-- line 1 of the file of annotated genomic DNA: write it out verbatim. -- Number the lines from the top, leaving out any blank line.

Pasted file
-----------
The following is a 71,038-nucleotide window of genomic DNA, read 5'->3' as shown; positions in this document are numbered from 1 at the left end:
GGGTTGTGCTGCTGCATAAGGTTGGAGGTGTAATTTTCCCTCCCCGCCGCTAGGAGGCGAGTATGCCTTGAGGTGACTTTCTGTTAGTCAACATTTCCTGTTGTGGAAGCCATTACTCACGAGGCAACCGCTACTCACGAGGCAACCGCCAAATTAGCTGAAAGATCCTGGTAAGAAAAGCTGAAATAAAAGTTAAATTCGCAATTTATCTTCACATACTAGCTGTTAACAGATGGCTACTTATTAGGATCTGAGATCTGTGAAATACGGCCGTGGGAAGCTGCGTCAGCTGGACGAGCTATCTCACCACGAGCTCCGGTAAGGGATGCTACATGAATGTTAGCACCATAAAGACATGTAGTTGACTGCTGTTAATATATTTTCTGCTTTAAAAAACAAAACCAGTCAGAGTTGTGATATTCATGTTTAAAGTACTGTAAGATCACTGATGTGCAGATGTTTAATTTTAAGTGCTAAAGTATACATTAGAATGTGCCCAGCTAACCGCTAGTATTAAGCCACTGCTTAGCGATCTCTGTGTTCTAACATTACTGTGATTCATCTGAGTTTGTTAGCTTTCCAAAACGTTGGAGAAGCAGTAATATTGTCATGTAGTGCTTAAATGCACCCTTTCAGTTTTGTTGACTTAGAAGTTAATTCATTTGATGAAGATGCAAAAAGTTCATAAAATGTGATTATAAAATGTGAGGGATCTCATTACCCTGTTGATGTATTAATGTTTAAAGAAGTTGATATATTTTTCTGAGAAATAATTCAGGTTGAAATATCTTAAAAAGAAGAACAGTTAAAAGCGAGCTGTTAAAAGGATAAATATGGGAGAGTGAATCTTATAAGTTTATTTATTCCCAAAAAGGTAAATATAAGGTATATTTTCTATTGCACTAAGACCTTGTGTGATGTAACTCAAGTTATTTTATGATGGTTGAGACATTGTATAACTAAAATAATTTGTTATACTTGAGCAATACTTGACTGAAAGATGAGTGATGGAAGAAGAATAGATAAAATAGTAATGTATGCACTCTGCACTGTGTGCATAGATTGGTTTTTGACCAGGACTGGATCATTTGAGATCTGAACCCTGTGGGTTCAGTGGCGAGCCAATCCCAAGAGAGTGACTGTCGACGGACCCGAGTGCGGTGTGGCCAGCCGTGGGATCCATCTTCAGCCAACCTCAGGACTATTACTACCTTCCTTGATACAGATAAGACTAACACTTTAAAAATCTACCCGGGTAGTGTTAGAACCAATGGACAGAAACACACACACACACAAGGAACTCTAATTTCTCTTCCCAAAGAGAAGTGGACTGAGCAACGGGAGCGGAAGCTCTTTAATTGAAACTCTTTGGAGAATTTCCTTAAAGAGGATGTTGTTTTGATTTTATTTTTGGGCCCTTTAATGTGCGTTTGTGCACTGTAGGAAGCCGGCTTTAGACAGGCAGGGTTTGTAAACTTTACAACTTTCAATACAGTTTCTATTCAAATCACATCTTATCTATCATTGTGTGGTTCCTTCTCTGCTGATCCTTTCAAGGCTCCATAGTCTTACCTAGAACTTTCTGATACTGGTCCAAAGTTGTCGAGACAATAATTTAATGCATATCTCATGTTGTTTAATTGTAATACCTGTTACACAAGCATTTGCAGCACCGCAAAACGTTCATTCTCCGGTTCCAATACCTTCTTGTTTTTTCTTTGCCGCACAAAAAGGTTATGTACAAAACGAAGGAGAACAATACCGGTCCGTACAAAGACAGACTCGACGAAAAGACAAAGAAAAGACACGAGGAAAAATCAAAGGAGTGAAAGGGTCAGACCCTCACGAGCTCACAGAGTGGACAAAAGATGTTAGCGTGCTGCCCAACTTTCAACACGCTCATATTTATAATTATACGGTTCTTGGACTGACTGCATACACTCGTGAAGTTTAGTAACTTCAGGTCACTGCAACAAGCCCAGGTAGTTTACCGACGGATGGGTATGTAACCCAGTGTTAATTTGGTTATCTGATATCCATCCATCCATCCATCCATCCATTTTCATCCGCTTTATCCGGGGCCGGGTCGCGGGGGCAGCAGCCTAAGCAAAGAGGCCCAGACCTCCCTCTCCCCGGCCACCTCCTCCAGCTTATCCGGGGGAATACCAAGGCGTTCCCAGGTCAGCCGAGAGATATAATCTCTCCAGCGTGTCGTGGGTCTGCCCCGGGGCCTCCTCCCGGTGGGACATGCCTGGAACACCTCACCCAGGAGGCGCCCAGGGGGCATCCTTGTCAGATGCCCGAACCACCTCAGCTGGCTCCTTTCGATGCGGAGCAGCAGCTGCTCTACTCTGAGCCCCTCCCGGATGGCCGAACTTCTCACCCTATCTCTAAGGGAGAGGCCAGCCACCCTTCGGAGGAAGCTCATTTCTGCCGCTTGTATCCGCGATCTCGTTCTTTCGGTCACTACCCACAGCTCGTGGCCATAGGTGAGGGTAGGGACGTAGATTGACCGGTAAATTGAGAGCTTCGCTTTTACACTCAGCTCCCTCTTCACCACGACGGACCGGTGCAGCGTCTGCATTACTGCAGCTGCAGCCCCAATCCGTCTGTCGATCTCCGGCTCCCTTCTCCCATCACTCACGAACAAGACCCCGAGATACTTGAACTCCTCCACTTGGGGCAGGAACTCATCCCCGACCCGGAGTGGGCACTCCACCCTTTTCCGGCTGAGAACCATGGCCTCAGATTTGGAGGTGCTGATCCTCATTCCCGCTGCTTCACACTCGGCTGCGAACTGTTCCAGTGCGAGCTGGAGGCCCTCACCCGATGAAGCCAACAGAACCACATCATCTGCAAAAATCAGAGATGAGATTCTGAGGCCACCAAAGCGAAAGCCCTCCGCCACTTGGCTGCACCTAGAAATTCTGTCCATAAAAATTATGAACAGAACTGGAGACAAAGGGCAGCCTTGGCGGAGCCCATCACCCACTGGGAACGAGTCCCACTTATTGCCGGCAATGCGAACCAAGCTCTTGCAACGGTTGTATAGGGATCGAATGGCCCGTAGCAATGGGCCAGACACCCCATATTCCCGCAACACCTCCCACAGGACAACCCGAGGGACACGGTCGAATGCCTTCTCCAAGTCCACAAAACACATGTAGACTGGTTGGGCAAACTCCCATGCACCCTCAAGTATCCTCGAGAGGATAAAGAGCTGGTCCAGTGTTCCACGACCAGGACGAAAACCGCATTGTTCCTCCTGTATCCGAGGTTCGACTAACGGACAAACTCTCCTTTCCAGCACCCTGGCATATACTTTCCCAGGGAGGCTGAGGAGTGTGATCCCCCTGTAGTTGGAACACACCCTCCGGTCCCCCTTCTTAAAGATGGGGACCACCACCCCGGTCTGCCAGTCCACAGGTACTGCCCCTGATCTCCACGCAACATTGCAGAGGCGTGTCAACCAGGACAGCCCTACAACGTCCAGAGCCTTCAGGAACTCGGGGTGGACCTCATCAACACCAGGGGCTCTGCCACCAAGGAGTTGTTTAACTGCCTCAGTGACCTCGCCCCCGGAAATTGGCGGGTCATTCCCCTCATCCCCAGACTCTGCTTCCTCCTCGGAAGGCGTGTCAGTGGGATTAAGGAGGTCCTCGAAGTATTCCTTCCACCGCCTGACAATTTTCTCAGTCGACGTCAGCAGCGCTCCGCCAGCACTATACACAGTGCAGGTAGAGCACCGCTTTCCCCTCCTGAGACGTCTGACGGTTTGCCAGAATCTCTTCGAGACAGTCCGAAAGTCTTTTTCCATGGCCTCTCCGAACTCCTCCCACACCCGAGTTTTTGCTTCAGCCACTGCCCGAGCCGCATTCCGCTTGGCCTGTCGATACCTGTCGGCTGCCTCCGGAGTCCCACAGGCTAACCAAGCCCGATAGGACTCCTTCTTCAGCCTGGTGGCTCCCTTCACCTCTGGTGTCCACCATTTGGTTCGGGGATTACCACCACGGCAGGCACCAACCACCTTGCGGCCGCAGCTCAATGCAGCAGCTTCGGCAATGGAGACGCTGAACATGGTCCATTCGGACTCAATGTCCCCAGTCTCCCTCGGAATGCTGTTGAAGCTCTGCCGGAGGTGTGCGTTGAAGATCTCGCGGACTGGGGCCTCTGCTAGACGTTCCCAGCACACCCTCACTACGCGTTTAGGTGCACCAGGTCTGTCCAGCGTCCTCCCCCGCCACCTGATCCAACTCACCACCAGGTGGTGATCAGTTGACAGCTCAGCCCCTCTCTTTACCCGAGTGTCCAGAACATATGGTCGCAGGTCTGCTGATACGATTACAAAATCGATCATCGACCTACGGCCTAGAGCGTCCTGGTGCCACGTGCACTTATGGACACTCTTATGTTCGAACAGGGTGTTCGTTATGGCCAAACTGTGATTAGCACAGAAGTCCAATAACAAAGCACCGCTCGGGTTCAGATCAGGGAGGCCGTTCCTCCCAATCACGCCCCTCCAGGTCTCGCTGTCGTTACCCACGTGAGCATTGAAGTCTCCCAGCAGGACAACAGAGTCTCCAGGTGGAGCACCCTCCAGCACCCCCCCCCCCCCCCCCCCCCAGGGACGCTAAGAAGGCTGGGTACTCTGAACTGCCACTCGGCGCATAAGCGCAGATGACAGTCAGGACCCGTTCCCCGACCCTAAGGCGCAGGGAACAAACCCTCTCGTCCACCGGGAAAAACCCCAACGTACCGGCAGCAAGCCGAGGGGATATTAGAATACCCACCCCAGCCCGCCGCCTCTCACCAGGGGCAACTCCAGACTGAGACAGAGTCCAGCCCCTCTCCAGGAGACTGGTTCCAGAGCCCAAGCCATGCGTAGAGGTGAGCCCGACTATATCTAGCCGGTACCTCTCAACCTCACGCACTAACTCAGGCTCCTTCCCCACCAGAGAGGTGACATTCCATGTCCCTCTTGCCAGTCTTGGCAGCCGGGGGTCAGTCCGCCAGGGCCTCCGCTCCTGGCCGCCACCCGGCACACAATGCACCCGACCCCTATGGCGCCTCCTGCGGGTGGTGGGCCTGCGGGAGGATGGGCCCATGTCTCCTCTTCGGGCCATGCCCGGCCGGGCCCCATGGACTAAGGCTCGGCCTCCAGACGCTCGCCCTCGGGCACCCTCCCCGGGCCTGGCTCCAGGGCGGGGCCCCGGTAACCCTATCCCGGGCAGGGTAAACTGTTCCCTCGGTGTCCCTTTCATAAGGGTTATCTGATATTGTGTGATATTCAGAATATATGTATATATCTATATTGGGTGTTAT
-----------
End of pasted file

The following is a 71,038-nucleotide window of genomic DNA, read 5'->3' as shown; positions in this document are numbered from 1 at the left end: